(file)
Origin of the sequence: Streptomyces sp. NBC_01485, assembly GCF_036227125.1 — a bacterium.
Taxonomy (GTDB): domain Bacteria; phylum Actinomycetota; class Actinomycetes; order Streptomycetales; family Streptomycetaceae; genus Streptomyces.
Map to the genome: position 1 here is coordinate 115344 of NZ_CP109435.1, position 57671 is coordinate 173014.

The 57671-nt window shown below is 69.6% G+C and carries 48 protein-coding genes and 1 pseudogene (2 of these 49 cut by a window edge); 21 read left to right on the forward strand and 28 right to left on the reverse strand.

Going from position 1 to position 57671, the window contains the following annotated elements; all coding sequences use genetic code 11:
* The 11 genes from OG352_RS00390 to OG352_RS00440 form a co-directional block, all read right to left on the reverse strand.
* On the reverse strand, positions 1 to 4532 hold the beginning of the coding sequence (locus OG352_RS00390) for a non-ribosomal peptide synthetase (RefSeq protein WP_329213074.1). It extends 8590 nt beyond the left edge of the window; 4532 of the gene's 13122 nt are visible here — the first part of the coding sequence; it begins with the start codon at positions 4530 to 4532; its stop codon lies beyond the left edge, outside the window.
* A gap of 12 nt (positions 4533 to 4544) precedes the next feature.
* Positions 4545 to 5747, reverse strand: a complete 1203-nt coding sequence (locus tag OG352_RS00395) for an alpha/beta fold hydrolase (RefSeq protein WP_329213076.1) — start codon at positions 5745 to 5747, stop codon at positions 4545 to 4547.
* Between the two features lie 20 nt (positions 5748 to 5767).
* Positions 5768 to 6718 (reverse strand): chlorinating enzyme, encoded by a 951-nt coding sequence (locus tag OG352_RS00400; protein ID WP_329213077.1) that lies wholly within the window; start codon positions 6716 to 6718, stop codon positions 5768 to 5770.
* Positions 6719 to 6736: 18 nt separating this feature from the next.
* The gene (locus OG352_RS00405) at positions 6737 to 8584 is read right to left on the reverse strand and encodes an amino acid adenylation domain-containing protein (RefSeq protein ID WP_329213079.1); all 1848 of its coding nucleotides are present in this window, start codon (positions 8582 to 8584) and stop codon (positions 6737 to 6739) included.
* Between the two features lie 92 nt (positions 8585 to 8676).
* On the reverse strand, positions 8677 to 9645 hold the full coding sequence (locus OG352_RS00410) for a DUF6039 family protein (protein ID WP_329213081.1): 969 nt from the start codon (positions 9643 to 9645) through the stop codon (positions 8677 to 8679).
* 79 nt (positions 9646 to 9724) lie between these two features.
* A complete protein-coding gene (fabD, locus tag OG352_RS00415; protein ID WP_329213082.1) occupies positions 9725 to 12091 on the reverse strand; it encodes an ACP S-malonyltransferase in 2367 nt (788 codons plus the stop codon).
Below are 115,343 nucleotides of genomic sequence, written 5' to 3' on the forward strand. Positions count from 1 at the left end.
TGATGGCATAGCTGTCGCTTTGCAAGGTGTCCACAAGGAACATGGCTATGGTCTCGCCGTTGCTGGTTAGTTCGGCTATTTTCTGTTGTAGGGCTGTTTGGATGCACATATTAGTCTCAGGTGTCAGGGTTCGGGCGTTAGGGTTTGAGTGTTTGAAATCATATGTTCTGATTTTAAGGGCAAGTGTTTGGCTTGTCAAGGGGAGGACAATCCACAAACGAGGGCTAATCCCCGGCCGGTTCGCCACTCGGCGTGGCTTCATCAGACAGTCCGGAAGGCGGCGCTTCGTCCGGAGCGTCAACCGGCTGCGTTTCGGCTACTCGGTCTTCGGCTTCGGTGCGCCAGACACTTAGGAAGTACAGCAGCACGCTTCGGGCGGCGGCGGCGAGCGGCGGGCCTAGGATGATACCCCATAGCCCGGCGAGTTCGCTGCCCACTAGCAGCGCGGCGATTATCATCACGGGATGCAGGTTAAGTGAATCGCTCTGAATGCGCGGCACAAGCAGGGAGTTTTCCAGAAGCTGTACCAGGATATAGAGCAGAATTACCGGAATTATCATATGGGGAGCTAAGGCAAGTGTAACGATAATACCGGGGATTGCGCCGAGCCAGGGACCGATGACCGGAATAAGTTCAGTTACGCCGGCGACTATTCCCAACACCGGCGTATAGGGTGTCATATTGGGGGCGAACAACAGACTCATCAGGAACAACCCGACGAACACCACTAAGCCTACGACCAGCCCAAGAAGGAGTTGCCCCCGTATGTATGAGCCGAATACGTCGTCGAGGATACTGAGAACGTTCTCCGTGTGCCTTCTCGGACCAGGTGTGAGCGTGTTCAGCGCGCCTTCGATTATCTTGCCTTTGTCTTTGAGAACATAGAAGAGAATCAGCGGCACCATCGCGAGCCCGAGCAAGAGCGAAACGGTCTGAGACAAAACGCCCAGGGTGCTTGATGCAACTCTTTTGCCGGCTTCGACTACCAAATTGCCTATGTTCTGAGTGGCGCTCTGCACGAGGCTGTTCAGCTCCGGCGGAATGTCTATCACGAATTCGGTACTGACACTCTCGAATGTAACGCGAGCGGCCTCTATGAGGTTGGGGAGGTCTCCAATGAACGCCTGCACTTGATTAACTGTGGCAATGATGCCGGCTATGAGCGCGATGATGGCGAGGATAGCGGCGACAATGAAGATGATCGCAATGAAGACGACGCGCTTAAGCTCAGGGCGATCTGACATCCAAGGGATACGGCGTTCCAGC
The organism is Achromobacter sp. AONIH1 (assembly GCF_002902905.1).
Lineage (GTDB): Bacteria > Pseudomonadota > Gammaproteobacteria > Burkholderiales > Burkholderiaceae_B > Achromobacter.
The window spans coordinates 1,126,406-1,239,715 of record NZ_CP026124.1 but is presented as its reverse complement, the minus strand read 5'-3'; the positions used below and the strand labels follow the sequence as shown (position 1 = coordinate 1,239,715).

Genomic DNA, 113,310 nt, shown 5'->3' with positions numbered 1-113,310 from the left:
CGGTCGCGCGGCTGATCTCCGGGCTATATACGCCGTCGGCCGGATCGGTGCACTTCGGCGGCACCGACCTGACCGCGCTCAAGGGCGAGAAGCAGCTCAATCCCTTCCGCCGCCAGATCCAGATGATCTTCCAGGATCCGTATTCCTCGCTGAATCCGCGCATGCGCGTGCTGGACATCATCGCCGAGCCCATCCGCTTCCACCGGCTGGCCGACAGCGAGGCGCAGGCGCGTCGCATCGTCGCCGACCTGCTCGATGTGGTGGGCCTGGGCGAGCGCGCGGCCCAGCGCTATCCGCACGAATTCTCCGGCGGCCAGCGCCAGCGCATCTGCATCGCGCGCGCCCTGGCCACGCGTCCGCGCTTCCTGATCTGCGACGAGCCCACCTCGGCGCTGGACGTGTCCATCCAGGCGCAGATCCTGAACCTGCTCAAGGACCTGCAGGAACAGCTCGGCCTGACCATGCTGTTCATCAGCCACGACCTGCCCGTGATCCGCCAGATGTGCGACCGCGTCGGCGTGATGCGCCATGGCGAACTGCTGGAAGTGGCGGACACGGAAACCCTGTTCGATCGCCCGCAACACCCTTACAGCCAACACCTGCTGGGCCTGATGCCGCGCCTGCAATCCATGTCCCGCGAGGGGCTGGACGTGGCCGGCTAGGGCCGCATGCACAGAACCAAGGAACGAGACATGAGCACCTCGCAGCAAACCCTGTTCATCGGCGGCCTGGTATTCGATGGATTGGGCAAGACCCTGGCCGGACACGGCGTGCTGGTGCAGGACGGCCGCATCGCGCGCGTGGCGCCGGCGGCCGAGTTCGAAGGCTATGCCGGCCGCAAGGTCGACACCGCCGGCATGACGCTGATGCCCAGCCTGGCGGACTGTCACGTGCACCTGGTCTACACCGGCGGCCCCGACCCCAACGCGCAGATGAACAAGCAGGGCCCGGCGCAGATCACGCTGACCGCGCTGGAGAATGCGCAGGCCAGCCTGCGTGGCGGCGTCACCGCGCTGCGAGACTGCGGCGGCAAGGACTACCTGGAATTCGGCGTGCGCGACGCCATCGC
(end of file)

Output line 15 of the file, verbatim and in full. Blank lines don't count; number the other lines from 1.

* On the reverse strand, positions 8677 to 9645 hold the full coding sequence (locus OG352_RS00410) for a DUF6039 family protein (protein ID WP_329213081.1): 969 nt from the start codon (positions 9643 to 9645) through the stop codon (positions 8677 to 8679).